Familiar sight throughout the city

The town of Grambling is a city on the move. While the town is trying to drastically improve its visibility to compete with other cities in the area, businesses in the town are drastically disappearing.Over the past year, the city has seen the closing of many businesses, most notably Sonic. Other businesses include, but are not limited to, Pizza Express, a business that used to be in conjunction with Subway; Knowledge Records, a record store; and Plateau Records, a recording studio that also sold Cingular merchandise.

With Fred’s closing its pharmacy portion of the store Wednesday (Mar. 6), things seem to be looking down for the city. However, Barbara McIntyre is optimistic that the city will be revived business-wise.

“The Chamber is working with President (Horace) Judson to bring in a shopping center across from Fred’s, motel and some other things,” said McIntyre, president of the Grambling Chamber of Commerce.

The city is a shell of its former self. Downtown Grambling used to be lined with numerous shops, from clothing to eateries. While the shops were plentiful, the customers seemed to be non-existent, forcing businesses to leave.

The most recent business to close was the pharmacy section of Fred’s Dollar Store.

“Fred’s couldn’t tolerate (the pharmacy) operating at a loss after all these years,” said Mike Adkins, the manager of the pharmacy last week.

The loss of the pharmacy was a major setback for the city.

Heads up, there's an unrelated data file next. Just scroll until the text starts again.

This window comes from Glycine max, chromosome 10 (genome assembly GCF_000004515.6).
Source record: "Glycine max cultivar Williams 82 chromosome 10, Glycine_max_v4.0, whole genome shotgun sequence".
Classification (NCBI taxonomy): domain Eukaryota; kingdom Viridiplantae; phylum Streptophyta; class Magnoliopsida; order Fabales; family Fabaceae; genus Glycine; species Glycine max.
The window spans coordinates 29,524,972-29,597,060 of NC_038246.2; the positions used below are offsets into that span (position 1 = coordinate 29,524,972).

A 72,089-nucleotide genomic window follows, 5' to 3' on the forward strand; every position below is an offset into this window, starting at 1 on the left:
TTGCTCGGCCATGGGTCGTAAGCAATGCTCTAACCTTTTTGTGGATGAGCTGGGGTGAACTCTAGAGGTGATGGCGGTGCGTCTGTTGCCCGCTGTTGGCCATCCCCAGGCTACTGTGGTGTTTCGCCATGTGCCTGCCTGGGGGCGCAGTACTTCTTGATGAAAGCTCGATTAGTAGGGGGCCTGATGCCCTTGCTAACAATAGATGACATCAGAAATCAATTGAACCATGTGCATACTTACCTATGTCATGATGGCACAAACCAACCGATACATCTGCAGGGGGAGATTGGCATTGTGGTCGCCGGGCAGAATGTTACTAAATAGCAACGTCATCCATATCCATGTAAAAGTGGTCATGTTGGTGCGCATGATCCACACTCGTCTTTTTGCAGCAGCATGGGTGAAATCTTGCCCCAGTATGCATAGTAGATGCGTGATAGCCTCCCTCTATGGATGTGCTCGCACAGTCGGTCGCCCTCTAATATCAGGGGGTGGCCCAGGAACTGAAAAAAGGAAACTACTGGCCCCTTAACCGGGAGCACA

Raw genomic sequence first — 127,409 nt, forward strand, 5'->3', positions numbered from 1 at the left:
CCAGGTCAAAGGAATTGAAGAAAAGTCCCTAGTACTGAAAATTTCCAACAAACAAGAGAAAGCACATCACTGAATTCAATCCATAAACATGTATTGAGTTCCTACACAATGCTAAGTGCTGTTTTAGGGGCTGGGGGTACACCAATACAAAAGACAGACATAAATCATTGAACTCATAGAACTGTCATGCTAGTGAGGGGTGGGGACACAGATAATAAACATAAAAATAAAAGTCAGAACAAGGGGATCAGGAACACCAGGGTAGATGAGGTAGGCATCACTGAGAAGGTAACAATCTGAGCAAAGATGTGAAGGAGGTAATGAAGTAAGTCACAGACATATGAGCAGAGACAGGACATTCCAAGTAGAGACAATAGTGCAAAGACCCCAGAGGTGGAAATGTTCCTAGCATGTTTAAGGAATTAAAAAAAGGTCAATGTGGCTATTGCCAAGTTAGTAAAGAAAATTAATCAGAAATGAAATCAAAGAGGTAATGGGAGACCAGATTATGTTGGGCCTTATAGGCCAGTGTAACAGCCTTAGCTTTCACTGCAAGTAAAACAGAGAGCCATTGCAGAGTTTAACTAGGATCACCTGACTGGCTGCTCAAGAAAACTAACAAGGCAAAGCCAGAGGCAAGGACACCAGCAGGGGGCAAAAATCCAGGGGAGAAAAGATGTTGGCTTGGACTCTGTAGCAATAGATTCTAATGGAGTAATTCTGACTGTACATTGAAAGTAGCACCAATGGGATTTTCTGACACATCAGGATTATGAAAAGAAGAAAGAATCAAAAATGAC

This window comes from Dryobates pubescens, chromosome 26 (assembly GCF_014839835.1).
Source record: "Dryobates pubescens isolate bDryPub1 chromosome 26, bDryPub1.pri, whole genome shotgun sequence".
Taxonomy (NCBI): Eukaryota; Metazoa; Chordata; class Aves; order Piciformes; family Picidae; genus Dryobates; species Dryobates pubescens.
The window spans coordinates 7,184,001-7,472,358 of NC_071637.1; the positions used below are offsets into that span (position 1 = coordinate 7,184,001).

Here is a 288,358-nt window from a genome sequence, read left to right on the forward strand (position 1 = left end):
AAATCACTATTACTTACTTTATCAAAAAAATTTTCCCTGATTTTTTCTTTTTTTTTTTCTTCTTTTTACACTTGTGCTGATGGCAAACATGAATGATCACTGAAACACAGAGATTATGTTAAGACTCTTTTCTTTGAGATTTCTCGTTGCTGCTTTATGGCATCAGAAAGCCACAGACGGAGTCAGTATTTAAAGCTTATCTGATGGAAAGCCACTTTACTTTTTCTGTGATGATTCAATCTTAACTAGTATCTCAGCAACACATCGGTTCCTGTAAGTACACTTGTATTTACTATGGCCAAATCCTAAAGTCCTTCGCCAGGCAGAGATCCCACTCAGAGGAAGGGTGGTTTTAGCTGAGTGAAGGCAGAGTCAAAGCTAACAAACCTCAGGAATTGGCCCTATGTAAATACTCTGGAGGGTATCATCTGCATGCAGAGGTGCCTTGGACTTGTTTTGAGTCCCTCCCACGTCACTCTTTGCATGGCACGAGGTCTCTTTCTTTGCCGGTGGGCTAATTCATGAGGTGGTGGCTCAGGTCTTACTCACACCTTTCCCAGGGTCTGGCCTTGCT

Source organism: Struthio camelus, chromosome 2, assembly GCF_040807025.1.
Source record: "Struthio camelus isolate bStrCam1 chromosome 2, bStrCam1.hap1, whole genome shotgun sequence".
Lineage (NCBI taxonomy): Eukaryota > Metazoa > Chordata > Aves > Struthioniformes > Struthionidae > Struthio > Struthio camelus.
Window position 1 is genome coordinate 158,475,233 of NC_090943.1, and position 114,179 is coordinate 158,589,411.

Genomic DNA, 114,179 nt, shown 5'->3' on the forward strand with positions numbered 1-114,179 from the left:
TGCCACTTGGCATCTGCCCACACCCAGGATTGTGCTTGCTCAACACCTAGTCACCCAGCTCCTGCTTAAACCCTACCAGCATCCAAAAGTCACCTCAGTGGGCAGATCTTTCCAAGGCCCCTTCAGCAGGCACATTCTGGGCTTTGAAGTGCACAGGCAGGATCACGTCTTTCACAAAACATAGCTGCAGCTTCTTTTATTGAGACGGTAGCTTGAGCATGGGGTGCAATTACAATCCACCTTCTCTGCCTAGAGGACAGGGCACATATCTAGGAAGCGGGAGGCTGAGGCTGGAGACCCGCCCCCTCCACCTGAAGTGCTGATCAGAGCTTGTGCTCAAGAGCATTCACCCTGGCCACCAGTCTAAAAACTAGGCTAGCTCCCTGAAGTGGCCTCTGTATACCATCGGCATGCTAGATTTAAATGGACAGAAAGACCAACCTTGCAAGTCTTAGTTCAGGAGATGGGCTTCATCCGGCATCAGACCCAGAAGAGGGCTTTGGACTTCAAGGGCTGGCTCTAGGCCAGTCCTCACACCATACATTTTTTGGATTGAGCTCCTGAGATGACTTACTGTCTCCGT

“From a business standpoint, we cannot afford to lose another major business in Grambling,” she said. “If we can’t keep the businesses we have, what does that say about us?”

However, some businesses have found some success remaining in the city.

“For me, business has been great,” said Shirley Wilson, owner of Balloons Galore in the Village. “Business has been consistent. I think this is a great place to do business.”
Wilson said that she has gotten business from GSU students, the elementary school and high school. She’s currently looking to expand.

“We not only need to reach out to the college community, but to the Grambling community,” she said. “This community can be built up if people would spend money at home.”

McIntyre is currently trying to develop a plan to raise visibility for the city of Grambling.

“We’re going to have to redouble our efforts to let citizens know what is here,” she said. “If we get some businesses, the taxes on our citizens won’t be that high. The main thing is that it takes revenue from the city. Once they see that something like that is up and running, that attracts other businesses as well.”

Attracting businesses isn’t easy, however. Businesses have specific qualifications that must be met, and there must be some initial support from the community for the business as well.

“We’ve been working on these things,” McIntyre said. “It’s not that easy to get commitments. We have to prove that we are going to support our local businesses to get others to commit.”

Despite some stumbling blocks, a hotel is currently in development to establish in Grambling, along with the Culpeper and Meriweather Circus, which will be in town on March 25. A meeting is being planned to help establish what the city needs to do in order to keep existing businesses and retain current ones. It’s a small, but critical step for the city.

“We are looking forward to what we can do,” McIntyre said. “Grambling was great back then, and it can be now.